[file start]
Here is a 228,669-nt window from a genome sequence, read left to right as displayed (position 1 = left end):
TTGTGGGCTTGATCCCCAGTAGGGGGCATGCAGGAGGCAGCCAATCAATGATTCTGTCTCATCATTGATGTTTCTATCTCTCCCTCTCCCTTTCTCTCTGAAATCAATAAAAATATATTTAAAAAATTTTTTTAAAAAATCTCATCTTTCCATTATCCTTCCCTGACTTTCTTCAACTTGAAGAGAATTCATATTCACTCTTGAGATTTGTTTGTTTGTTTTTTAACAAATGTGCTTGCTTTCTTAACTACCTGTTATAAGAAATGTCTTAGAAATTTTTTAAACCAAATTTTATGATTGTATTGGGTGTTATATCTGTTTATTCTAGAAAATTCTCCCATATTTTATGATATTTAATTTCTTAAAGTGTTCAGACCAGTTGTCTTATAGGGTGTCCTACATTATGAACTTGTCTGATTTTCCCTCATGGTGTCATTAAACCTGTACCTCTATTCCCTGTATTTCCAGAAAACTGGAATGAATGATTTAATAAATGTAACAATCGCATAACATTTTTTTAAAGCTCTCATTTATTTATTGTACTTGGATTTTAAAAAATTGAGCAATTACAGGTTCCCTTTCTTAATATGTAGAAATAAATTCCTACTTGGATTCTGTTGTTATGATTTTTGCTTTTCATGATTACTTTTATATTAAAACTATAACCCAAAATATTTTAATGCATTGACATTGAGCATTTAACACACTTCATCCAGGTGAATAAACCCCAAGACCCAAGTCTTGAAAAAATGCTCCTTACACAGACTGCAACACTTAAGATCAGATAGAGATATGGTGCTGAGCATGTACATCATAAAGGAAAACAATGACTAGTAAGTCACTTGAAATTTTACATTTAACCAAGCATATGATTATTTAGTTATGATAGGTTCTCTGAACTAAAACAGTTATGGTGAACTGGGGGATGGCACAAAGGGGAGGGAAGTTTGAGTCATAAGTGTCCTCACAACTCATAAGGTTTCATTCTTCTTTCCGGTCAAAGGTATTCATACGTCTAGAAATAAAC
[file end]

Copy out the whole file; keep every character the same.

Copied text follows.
Here is a 228,669-nt window from a genome sequence, read left to right as displayed (position 1 = left end):
TTGTGGGCTTGATCCCCAGTAGGGGGCATGCAGGAGGCAGCCAATCAATGATTCTGTCTCATCATTGATGTTTCTATCTCTCCCTCTCCCTTTCTCTCTGAAATCAATAAAAATATATTTAAAAAATTTTTTTAAAAAATCTCATCTTTCCATTATCCTTCCCTGACTTTCTTCAACTTGAAGAGAATTCATATTCACTCTTGAGATTTGTTTGTTTGTTTTTTAACAAATGTGCTTGCTTTCTTAACTACCTGTTATAAGAAATGTCTTAGAAATTTTTTAAACCAAATTTTATGATTGTATTGGGTGTTATATCTGTTTATTCTAGAAAATTCTCCCATATTTTATGATATTTAATTTCTTAAAGTGTTCAGACCAGTTGTCTTATAGGGTGTCCTACATTATGAACTTGTCTGATTTTCCCTCATGGTGTCATTAAACCTGTACCTCTATTCCCTGTATTTCCAGAAAACTGGAATGAATGATTTAATAAATGTAACAATCGCATAACATTTTTTTAAAGCTCTCATTTATTTATTGTACTTGGATTTTAAAAAATTGAGCAATTACAGGTTCCCTTTCTTAATATGTAGAAATAAATTCCTACTTGGATTCTGTTGTTATGATTTTTGCTTTTCATGATTACTTTTATATTAAAACTATAACCCAAAATATTTTAATGCATTGACATTGAGCATTTAACACACTTCATCCAGGTGAATAAACCCCAAGACCCAAGTCTTGAAAAAATGCTCCTTACACAGACTGCAACACTTAAGATCAGATAGAGATATGGTGCTGAGCATGTACATCATAAAGGAAAACAATGACTAGTAAGTCACTTGAAATTTTACATTTAACCAAGCATATGATTATTTAGTTATGATAGGTTCTCTGAACTAAAACAGTTATGGTGAACTGGGGGATGGCACAAAGGGGAGGGAAGTTTGAGTCATAAGTGTCCTCACAACTCATAAGGTTTCATTCTTCTTTCCGGTCAAAGGTATTCATACGTCTAGAAATAAAC